It is a well-known fact that Müller is Bayern’s most vocal attacker. In fact, this has been the case for almost a decade now. The way he shouts orders at his teammates, gets them to move into advantageous positions, and organizes the press is a highly underrated aspect of his game. This enables him to use his IQ to benefit the rest of the attack. It is therefore conceivable that without their de-facto leader, the wingers and forwards could find themselves bereft of ideas at times.
In this graphic, for instance, There are three defenders pressing Sané, with two covering Alphonso Davies’ run. Such situations require help from other teammates, in order to open up more attacking lanes and draw defenders away from the goal. Notice how the other players are not moving much, and are positioned in a straight line. Müller might have occupied the encircled spaces and instructed the attackers to move to different positions, creating havoc. Bayern’s attack made it too easy for Union to stifle their attempts.
In the next graphic, observe how Alphonso Davies, Leroy Sané, and Sadio Mané form a triangle at the far left. They are all crowded around the same space and not much is happening, since they are also being marked by four defenders. Instead of using this opportunity to spread out and cause problems with their movement, the players further up field remain chained to their positions. Müller in that space might’ve been very helpful in both serving as a passing option and in instructing the players to scatter.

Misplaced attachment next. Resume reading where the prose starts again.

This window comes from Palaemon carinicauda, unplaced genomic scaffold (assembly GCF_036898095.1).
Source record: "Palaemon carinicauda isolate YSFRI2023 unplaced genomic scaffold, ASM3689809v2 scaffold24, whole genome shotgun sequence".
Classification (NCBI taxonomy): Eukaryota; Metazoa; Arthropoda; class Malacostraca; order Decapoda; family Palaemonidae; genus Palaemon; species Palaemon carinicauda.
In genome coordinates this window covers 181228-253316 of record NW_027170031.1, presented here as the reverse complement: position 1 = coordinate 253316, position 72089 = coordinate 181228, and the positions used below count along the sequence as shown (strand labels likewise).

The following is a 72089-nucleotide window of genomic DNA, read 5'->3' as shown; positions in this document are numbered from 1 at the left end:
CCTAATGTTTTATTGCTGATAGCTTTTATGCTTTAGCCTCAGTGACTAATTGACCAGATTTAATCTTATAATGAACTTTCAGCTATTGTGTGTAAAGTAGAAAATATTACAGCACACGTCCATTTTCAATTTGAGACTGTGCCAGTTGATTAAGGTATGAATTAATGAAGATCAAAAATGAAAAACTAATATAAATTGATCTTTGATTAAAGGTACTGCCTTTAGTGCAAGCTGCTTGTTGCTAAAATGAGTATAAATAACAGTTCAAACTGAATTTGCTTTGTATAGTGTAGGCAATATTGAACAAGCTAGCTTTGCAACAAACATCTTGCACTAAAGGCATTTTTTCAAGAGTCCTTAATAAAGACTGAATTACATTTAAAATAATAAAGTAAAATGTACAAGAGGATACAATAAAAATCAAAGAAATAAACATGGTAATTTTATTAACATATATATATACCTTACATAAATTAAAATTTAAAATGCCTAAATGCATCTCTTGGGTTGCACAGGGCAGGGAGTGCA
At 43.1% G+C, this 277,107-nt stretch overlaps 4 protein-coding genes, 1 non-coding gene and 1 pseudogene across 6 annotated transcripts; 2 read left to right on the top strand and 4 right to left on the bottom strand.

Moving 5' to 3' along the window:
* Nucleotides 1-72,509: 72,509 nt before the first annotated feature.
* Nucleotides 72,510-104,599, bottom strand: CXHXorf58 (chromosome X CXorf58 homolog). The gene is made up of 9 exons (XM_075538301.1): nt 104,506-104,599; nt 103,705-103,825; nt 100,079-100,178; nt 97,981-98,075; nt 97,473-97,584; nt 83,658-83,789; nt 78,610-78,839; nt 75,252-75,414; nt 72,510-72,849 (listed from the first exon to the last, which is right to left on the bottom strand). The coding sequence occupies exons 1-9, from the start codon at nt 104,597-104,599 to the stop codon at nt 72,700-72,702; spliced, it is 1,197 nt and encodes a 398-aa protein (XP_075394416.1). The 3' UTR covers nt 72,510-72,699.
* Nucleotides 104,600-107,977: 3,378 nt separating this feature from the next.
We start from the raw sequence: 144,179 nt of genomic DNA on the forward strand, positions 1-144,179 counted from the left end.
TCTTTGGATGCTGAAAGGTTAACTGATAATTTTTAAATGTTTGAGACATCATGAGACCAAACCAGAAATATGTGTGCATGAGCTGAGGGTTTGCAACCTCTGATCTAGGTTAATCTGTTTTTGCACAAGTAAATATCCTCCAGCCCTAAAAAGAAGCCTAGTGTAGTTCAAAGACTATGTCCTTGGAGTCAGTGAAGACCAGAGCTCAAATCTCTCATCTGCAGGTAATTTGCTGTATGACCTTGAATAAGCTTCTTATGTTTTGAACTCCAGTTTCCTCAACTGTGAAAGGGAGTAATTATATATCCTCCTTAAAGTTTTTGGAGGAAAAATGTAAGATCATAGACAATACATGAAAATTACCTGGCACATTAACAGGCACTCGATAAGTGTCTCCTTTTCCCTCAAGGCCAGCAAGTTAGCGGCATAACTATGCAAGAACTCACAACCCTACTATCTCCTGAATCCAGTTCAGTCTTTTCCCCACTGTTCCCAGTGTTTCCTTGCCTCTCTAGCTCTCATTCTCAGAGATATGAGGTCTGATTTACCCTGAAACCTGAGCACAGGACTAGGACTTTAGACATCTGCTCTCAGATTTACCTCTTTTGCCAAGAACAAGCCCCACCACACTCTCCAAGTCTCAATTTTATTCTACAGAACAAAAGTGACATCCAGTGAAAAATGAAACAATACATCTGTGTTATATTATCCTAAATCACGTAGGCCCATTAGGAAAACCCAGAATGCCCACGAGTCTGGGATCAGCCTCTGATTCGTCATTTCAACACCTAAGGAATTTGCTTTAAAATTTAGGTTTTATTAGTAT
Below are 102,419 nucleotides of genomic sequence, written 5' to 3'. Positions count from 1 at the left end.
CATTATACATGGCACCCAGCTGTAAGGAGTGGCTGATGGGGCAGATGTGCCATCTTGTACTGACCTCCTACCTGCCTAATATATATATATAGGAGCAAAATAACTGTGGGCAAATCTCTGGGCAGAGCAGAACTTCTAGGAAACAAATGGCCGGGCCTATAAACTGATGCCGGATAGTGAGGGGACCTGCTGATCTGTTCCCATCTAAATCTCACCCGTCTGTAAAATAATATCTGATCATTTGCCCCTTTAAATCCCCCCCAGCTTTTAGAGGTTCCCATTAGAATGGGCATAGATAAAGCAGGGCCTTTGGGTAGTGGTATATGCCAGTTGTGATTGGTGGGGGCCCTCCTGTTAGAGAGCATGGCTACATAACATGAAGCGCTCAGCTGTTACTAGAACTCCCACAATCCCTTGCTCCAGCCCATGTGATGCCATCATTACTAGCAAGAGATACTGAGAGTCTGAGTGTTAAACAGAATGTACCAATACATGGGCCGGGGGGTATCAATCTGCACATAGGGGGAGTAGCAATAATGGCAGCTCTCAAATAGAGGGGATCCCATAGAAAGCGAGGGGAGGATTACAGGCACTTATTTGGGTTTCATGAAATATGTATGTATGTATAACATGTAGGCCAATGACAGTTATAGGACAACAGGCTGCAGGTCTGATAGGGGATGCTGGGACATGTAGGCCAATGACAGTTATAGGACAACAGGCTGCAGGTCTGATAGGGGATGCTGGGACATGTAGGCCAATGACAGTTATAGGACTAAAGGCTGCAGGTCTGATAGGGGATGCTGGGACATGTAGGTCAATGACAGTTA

This image hammers home the point. Davies is ready to take on two defenders but has nobody for support. Once again, the attack is super static, and the attacking groups seem isolated. Notice how Union’s midfielders and defenders are positioned in two waves of five and four players each. Nobody seems to be getting out of their current positions to receive the ball. This leads to Davies taking on too many players by himself, resulting in another scuffled opportunity.
Müller’s role as the organizer of the team’s press is so crucial to anything this attack does. It is true that Julian Nagelsmann rested him, but in his absence, there needs to be someone else who can step up and give those commands. Against Union, the attackers seemed to all be playing their own individual game; there was a lack of cohesion.
Role #3: The connector
As a free-roaming attacking midfielder, Müller is the best at connecting the midfield and attack. He’s excellent at finding solutions against low-blocks and teams that try to destabilize Bayern’s attacking structure. In his absence, the team lacked a presence that would receive the ball, and recycle it to other parts of the attack.
In the graphic below, Kimmich receives the ball, but has no clear passing line in sight, because there is nobody present in the right position to receive the pass. The arrows indicate a possible passing sequence that could’ve ensued had Müller been on the pitch. We have seen him receive the ball in the left half-space time and again, only to lay it out on a platter for the other attackers. In this instance, Mané and Kingsley Coman might’ve enjoyed his service.